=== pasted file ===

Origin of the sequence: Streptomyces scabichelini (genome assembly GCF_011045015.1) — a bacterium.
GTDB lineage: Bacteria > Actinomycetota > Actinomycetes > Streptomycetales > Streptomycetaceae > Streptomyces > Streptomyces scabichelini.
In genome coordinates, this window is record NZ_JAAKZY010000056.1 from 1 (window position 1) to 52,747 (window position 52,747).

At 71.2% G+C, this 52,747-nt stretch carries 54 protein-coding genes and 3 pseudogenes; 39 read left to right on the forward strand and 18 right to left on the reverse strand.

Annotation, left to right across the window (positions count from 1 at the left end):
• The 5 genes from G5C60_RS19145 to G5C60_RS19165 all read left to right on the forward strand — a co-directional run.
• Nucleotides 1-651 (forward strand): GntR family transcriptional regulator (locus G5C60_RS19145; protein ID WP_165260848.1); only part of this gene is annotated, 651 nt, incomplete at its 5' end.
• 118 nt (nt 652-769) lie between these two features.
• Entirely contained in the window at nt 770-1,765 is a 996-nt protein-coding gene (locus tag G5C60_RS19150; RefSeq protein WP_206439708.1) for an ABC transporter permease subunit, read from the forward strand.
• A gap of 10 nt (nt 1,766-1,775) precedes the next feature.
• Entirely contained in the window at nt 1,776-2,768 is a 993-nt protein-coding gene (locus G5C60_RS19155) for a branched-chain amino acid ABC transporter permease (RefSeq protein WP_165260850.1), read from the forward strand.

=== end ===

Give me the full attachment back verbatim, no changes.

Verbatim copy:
Origin of the sequence: Streptomyces scabichelini (genome assembly GCF_011045015.1) — a bacterium.
GTDB lineage: Bacteria > Actinomycetota > Actinomycetes > Streptomycetales > Streptomycetaceae > Streptomyces > Streptomyces scabichelini.
In genome coordinates, this window is record NZ_JAAKZY010000056.1 from 1 (window position 1) to 52,747 (window position 52,747).

At 71.2% G+C, this 52,747-nt stretch carries 54 protein-coding genes and 3 pseudogenes; 39 read left to right on the forward strand and 18 right to left on the reverse strand.

Annotation, left to right across the window (positions count from 1 at the left end):
• The 5 genes from G5C60_RS19145 to G5C60_RS19165 all read left to right on the forward strand — a co-directional run.
• Nucleotides 1-651 (forward strand): GntR family transcriptional regulator (locus G5C60_RS19145; protein ID WP_165260848.1); only part of this gene is annotated, 651 nt, incomplete at its 5' end.
• 118 nt (nt 652-769) lie between these two features.
• Entirely contained in the window at nt 770-1,765 is a 996-nt protein-coding gene (locus tag G5C60_RS19150; RefSeq protein WP_206439708.1) for an ABC transporter permease subunit, read from the forward strand.
• A gap of 10 nt (nt 1,766-1,775) precedes the next feature.
• Entirely contained in the window at nt 1,776-2,768 is a 993-nt protein-coding gene (locus G5C60_RS19155) for a branched-chain amino acid ABC transporter permease (RefSeq protein WP_165260850.1), read from the forward strand.